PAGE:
When visiting local history museums in various parts of the Red River Region, a glaring omission usually stands out among the collections:
there are hardly any artifacts pertaining to African Americans. You'd be hard-pressed to find clothes, every day items, let alone genealogy
from the African American families who populated the Red River Valley. In fact, I've found more information on the smattering of German
immigrants in our area than I have on black Americans. This is a real shame, because their history helped shape this region into what it is
The Red River Valley was greatly influenced by Plantation Culture. Slavery existed in Oklahoma as well as in Texas, and for years after
emancipation African Americans in the valley were subject to some of the most brutal racist treatment in United States history. Spectacle
lynches, where thousands of people would come to witness scheduled renegade executions, were first practiced here. The Ku Klux Klan
made themselves well known with their violent hatred and political bullying, and their influence can still be seen in Klan rallies that pop up
from time to time.
On the brighter side, our region has also been a refuge for freedom lovers, especially Oklahoma. Here is where many freedmen came to
settle and begin an unrestrained life free from prejudice and forced labor.
So why not give African Americans their rightful place among local history? Local museums tend to follow the "old school" of thought that
history belongs to the powerful, and hence only their stories are given importance. Therefore, the history of the masses (i.e., common
people) is most often relegated to a few representative items or generic displays. And because of this lack of interest, artifacts from
"common" people aren't donated or shared. In addition, African American history is kept separate from the "mainstream." In most cases,
the only time a patron can view items from local black families is during African American History Month.
I think as historians, it's our duty to get the word out that museums need to tell us the whole story. Along with the obligatory school room
set-up, kitchen implement display and high school letterman jacket collections, we should also see how blacks lived in the Red River
Valley, what their schools looked like, and how their lives differed from the whites. Also, museums shouldn't be shy about including rather
controversial histories - like local lynches. Such a display would be a REAL eye-opener. The Red River Historical Museum in Sherman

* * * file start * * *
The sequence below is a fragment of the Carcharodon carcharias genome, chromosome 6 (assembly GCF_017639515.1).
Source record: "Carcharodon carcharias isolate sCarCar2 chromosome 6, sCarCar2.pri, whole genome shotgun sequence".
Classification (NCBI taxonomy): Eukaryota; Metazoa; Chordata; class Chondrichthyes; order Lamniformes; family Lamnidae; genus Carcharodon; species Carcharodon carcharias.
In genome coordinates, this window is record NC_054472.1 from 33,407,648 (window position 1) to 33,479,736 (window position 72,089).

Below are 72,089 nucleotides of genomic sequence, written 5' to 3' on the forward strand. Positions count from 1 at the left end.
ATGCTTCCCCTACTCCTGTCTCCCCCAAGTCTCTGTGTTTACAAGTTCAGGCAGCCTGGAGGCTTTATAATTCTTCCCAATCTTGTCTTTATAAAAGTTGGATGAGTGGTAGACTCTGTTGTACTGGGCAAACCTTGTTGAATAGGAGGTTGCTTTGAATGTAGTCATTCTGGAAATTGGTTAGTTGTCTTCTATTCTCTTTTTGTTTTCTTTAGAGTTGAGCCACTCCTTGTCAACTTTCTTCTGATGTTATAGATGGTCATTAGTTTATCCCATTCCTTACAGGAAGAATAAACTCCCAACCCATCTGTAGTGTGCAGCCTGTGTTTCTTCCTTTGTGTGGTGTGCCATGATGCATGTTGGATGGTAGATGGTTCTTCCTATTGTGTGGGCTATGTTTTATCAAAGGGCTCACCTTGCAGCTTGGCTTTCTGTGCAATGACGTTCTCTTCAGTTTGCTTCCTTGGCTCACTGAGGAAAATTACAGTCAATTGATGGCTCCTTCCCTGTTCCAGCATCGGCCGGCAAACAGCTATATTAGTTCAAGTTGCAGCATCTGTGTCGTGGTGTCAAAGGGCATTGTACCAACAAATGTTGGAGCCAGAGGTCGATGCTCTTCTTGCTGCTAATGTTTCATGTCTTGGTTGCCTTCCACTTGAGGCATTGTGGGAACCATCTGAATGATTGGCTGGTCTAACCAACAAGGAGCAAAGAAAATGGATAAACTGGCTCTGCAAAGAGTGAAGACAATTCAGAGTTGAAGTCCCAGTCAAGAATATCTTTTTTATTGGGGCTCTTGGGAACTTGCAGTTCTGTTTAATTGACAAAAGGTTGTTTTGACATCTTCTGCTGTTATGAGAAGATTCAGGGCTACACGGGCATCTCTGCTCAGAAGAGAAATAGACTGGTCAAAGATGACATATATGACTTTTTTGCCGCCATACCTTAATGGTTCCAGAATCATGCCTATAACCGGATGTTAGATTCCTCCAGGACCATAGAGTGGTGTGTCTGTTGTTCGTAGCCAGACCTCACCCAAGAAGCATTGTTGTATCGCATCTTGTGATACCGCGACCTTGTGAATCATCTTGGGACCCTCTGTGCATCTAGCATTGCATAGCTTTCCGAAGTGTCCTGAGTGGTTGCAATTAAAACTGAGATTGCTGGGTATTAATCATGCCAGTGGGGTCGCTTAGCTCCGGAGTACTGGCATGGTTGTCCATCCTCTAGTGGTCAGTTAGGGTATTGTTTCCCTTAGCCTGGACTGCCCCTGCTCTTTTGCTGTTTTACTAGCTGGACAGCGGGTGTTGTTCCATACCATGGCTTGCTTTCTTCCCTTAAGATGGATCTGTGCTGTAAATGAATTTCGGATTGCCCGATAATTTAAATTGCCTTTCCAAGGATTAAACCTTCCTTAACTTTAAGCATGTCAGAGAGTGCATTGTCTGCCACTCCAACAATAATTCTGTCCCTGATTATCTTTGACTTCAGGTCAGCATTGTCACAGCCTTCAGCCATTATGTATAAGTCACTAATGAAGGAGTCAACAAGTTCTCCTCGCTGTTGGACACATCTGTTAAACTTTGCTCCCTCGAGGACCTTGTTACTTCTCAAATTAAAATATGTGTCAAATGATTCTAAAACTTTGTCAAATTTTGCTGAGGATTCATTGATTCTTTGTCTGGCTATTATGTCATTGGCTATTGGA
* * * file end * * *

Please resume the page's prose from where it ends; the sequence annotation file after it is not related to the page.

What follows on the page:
offers a great example of what a museum can do when retelling a lynching - its display is absolutely fascinating.
It's very important to include EVERY ONE when it comes to local history. It'll make history that much more intriguing and genuine.
|The African American Museum at Fair Park in Dallas is built on the site of the Negro Achievement Building, erected during the 1936
Centennial Fair with money raised within Dallas' black community. That building was the only one of the original Centennial buildings torn
down after the fair.
|The Denton County Museum has opened a new African American Museum. The curator for the museum, my good friend Kim Cupit, has done a
heck of a job amassing information for this important addition to Denton County's history. (Denton County)
|St. Matthew's parish school near Natchitoches, Louisiana was abandoned when the state consolidated school districts and local children
bussed to the larger parish schools. St. Matthew's church, graveyard, and school are in proximity of the Cane River Creoles.
|The Need to Share
African American History
|Tatums in Carter County, Oklahoma was one of the Red River Valley's all-black towns that thrived in a segregated society.
|Black cemeteries afford a wealth of information on ancestors. After freedom, the stones in segregated cemeteries told as much as they could
about the deceased in defiance of the pre-freedom tradition of burying the enslaved dead in unmarked or barely-marked graves (using wooden
markers, for example). This grave in Cannon, Grayson County, Texas is made of cement and deeply etched with the name and dates of the
deceased, as if to tell the world: James was here, and he mattered.